An Allegory On Introspection

What merriment can be derived from a land bereft of song and how oft does one hear the uninhibited singing of the common man? Songs, of a certainty, are plentiful, but singing… well that is something in terribly rare supply! And what of this common man, surely, he is part and parcel of the problem. What is the common man? Who is he? Not but an illusion, a romanticized ideal, a muck racking agrarian with a hearty smile, perennially wise in his hermetic isolation. In all reality the common man is just that, a man that is common. Much like sense. You’ve heard the phrase, surely, “Let’s try and use common sense about this-” Oh, what a travesty of thought!

Why would you wish to think like the prevalent man when his sense are like as his station! When desirous of wisdom one does not willingly, as his first, second nor third choice, seek out the mediocre magi, nor the middling philosopher, least not men of uncommon sense, the most sensible of men! Why then would such a pilgrim seek out sense of middling character? The question is far from rhetorical.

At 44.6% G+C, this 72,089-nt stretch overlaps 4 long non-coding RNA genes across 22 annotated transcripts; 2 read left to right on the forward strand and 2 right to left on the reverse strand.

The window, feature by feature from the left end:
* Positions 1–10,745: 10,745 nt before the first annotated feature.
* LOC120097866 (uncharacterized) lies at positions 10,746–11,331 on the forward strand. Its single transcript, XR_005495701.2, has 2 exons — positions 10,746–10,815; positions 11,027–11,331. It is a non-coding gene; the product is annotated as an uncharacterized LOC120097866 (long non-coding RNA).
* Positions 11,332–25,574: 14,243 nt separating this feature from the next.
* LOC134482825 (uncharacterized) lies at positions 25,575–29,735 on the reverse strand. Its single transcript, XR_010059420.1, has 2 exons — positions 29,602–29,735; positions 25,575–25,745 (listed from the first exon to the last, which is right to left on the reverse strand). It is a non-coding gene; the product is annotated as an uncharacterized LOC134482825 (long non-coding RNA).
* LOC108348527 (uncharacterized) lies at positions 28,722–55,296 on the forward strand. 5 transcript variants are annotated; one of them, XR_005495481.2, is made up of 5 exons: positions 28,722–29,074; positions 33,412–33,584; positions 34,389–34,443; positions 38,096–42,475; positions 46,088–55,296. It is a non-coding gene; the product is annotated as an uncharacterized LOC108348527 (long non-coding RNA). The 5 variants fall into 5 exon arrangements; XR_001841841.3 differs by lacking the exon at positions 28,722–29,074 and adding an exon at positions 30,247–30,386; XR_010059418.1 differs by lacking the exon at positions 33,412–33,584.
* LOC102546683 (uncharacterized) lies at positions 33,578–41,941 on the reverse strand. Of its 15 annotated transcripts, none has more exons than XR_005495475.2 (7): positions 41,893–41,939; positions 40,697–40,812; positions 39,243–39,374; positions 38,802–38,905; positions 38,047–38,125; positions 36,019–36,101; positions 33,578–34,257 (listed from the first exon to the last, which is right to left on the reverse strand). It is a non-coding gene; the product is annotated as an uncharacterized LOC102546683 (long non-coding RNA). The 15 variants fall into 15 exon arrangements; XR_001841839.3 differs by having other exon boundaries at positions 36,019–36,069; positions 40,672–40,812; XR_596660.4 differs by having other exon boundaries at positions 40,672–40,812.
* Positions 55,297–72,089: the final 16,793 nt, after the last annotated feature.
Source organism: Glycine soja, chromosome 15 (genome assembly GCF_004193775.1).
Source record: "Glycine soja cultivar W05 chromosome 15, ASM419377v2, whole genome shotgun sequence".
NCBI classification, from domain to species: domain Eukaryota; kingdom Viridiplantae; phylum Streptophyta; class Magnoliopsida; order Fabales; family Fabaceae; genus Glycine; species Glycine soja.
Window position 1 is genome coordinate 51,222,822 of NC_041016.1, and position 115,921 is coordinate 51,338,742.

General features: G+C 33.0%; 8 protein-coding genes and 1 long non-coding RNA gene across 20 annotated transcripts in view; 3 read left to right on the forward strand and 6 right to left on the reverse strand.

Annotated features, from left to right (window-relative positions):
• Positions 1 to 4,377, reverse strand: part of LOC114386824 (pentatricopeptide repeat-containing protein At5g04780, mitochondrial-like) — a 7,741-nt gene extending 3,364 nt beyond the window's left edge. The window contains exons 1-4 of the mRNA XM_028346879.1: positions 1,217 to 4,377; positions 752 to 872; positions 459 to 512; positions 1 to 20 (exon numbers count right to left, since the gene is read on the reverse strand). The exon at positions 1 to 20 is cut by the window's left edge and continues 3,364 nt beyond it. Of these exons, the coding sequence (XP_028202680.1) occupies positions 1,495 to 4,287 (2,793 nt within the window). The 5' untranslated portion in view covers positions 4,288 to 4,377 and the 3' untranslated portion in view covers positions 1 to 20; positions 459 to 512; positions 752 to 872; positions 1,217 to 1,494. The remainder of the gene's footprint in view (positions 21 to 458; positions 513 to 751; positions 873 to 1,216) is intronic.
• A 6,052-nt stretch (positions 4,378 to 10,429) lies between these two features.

In successfully striping away the illusory trappings which ostentatiously garb most ideologically driven methodologies one is all too often left to wander a barren waste of fathomless horizonticality. But rather than traversing this desolate desert most merely take up residence upon the highest rock to bask underneath the sun, unconcerned or unaware that but a scant few miles in any given direction lies a plethora of caverns, moist and tenebrous. All too soon they are naught but wind scabbed shells and later, bones, acid etched by sand and scattered to the land’s endlessly avaricious maw.

I, for one, immeasurably prefer the cool, sanctuary of the cave, despite how deep or dark or twisting and bewilderingly labyrinthine it might happen to be. This, in short, is, or should be, the essential trajectory for upright character for the New Magisterium. For the phoenix made man.

We must first cast our eyes not backwards, nor forth, in time but inward. For the man that can not master even himself, surely, can not master any man other.

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